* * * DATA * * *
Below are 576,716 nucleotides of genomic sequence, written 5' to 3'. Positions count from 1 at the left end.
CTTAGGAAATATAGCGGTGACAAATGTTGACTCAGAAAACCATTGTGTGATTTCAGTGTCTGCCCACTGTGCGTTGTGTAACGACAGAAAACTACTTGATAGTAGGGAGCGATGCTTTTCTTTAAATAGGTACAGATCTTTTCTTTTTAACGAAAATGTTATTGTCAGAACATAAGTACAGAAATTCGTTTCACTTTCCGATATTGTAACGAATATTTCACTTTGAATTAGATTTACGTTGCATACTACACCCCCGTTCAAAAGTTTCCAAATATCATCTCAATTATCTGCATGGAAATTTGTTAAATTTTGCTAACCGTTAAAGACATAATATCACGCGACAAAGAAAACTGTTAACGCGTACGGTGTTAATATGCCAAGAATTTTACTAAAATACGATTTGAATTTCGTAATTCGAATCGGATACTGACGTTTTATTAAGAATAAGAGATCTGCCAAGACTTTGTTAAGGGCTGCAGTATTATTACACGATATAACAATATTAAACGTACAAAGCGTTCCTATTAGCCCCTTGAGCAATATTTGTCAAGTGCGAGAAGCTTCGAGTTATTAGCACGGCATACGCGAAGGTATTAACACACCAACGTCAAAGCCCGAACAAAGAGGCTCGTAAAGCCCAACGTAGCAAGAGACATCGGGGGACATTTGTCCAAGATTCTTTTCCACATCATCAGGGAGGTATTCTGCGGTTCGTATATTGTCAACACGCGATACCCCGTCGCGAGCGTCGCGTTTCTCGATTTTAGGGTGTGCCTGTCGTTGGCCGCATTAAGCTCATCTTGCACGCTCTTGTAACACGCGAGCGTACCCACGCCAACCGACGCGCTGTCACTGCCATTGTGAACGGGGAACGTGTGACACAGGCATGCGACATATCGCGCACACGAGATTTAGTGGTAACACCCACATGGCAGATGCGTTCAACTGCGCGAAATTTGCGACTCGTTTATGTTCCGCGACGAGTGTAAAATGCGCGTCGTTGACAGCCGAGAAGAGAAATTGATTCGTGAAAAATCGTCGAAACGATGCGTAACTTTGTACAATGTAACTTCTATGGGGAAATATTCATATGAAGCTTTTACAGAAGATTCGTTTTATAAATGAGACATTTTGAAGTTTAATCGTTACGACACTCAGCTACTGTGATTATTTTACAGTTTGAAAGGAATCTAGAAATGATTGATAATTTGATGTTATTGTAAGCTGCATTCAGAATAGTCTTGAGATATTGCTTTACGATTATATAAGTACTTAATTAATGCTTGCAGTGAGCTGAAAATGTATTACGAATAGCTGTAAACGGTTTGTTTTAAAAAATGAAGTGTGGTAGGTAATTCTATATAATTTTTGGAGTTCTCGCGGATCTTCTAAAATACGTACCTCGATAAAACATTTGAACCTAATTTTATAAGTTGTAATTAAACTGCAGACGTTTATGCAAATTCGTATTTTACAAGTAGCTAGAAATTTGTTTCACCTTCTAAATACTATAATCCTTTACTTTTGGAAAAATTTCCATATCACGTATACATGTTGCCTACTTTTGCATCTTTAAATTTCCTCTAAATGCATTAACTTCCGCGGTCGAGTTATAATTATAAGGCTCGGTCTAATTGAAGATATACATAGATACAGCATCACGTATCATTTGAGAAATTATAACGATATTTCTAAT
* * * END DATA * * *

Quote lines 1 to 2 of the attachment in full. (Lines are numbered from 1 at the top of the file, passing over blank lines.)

Below are 576,716 nucleotides of genomic sequence, written 5' to 3'. Positions count from 1 at the left end.
CTTAGGAAATATAGCGGTGACAAATGTTGACTCAGAAAACCATTGTGTGATTTCAGTGTCTGCCCACTGTGCGTTGTGTAACGACAGAAAACTACTTGATAGTAGGGAGCGATGCTTTTCTTTAAATAGGTACAGATCTTTTCTTTTTAACGAAAATGTTATTGTCAGAACATAAGTACAGAAATTCGTTTCACTTTCCGATATTGTAACGAATATTTCACTTTGAATTAGATTTACGTTGCATACTACACCCCCGTTCAAAAGTTTCCAAATATCATCTCAATTATCTGCATGGAAATTTGTTAAATTTTGCTAACCGTTAAAGACATAATATCACGCGACAAAGAAAACTGTTAACGCGTACGGTGTTAATATGCCAAGAATTTTACTAAAATACGATTTGAATTTCGTAATTCGAATCGGATACTGACGTTTTATTAAGAATAAGAGATCTGCCAAGACTTTGTTAAGGGCTGCAGTATTATTACACGATATAACAATATTAAACGTACAAAGCGTTCCTATTAGCCCCTTGAGCAATATTTGTCAAGTGCGAGAAGCTTCGAGTTATTAGCACGGCATACGCGAAGGTATTAACACACCAACGTCAAAGCCCGAACAAAGAGGCTCGTAAAGCCCAACGTAGCAAGAGACATCGGGGGACATTTGTCCAAGATTCTTTTCCACATCATCAGGGAGGTATTCTGCGGTTCGTATATTGTCAACACGCGATACCCCGTCGCGAGCGTCGCGTTTCTCGATTTTAGGGTGTGCCTGTCGTTGGCCGCATTAAGCTCATCTTGCACGCTCTTGTAACACGCGAGCGTACCCACGCCAACCGACGCGCTGTCACTGCCATTGTGAACGGGGAACGTGTGACACAGGCATGCGACATATCGCGCACACGAGATTTAGTGGTAACACCCACATGGCAGATGCGTTCAACTGCGCGAAATTTGCGACTCGTTTATGTTCCGCGACGAGTGTAAAATGCGCGTCGTTGACAGCCGAGAAGAGAAATTGATTCGTGAAAAATCGTCGAAACGATGCGTAACTTTGTACAATGTAACTTCTATGGGGAAATATTCATATGAAGCTTTTACAGAAGATTCGTTTTATAAATGAGACATTTTGAAGTTTAATCGTTACGACACTCAGCTACTGTGATTATTTTACAGTTTGAAAGGAATCTAGAAATGATTGATAATTTGATGTTATTGTAAGCTGCATTCAGAATAGTCTTGAGATATTGCTTTACGATTATATAAGTACTTAATTAATGCTTGCAGTGAGCTGAAAATGTATTACGAATAGCTGTAAACGGTTTGTTTTAAAAAATGAAGTGTGGTAGGTAATTCTATATAATTTTTGGAGTTCTCGCGGATCTTCTAAAATACGTACCTCGATAAAACATTTGAACCTAATTTTATAAGTTGTAATTAAACTGCAGACGTTTATGCAAATTCGTATTTTACAAGTAGCTAGAAATTTGTTTCACCTTCTAAATACTATAATCCTTTACTTTTGGAAAAATTTCCATATCACGTATACATGTTGCCTACTTTTGCATCTTTAAATTTCCTCTAAATGCATTAACTTCCGCGGTCGAGTTATAATTATAAGGCTCGGTCTAATTGAAGATATACATAGATACAGCATCACGTATCATTTGAGAAATTATAACGATATTTCTAAT